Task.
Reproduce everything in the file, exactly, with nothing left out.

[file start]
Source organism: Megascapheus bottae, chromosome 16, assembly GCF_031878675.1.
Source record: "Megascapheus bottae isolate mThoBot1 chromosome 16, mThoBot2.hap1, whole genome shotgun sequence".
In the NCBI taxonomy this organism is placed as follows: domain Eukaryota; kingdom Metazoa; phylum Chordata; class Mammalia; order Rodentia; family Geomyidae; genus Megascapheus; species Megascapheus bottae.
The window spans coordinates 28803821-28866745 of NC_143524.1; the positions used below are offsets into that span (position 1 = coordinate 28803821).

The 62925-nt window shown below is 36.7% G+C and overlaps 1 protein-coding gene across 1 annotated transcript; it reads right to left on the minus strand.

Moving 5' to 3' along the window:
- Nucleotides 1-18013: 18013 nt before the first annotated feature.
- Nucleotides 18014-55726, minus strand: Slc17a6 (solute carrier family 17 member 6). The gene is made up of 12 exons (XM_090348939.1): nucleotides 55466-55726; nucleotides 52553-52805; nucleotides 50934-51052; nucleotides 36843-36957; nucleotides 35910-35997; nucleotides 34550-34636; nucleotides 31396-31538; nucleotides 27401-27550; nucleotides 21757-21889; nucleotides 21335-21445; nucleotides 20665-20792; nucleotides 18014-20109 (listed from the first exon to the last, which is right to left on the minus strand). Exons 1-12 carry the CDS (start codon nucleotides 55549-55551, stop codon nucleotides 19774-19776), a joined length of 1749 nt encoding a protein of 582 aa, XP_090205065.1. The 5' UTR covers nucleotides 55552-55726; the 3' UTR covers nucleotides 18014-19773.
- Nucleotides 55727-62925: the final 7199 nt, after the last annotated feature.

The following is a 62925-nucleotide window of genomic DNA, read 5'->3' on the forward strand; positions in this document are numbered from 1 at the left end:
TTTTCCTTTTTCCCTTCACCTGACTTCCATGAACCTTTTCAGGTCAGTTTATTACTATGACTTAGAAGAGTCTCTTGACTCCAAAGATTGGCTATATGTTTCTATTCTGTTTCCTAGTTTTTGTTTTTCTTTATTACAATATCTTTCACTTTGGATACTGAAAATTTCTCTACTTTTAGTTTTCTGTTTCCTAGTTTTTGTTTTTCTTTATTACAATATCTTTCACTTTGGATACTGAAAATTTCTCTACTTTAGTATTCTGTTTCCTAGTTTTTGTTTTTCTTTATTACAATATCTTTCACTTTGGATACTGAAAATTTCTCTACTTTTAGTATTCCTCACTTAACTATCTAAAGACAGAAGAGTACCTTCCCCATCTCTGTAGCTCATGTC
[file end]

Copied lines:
Source organism: Megascapheus bottae, chromosome 16, assembly GCF_031878675.1.
Source record: "Megascapheus bottae isolate mThoBot1 chromosome 16, mThoBot2.hap1, whole genome shotgun sequence".
In the NCBI taxonomy this organism is placed as follows: domain Eukaryota; kingdom Metazoa; phylum Chordata; class Mammalia; order Rodentia; family Geomyidae; genus Megascapheus; species Megascapheus bottae.
The window spans coordinates 28803821-28866745 of NC_143524.1; the positions used below are offsets into that span (position 1 = coordinate 28803821).

The 62925-nt window shown below is 36.7% G+C and overlaps 1 protein-coding gene across 1 annotated transcript; it reads right to left on the minus strand.

Moving 5' to 3' along the window:
- Nucleotides 1-18013: 18013 nt before the first annotated feature.
- Nucleotides 18014-55726, minus strand: Slc17a6 (solute carrier family 17 member 6). The gene is made up of 12 exons (XM_090348939.1): nucleotides 55466-55726; nucleotides 52553-52805; nucleotides 50934-51052; nucleotides 36843-36957; nucleotides 35910-35997; nucleotides 34550-34636; nucleotides 31396-31538; nucleotides 27401-27550; nucleotides 21757-21889; nucleotides 21335-21445; nucleotides 20665-20792; nucleotides 18014-20109 (listed from the first exon to the last, which is right to left on the minus strand). Exons 1-12 carry the CDS (start codon nucleotides 55549-55551, stop codon nucleotides 19774-19776), a joined length of 1749 nt encoding a protein of 582 aa, XP_090205065.1. The 5' UTR covers nucleotides 55552-55726; the 3' UTR covers nucleotides 18014-19773.
- Nucleotides 55727-62925: the final 7199 nt, after the last annotated feature.

The following is a 62925-nucleotide window of genomic DNA, read 5'->3' on the forward strand; positions in this document are numbered from 1 at the left end:
TTTTCCTTTTTCCCTTCACCTGACTTCCATGAACCTTTTCAGGTCAGTTTATTACTATGACTTAGAAGAGTCTCTTGACTCCAAAGATTGGCTATATGTTTCTATTCTGTTTCCTAGTTTTTGTTTTTCTTTATTACAATATCTTTCACTTTGGATACTGAAAATTTCTCTACTTTTAGTTTTCTGTTTCCTAGTTTTTGTTTTTCTTTATTACAATATCTTTCACTTTGGATACTGAAAATTTCTCTACTTTAGTATTCTGTTTCCTAGTTTTTGTTTTTCTTTATTACAATATCTTTCACTTTGGATACTGAAAATTTCTCTACTTTTAGTATTCCTCACTTAACTATCTAAAGACAGAAGAGTACCTTCCCCATCTCTGTAGCTCATGTC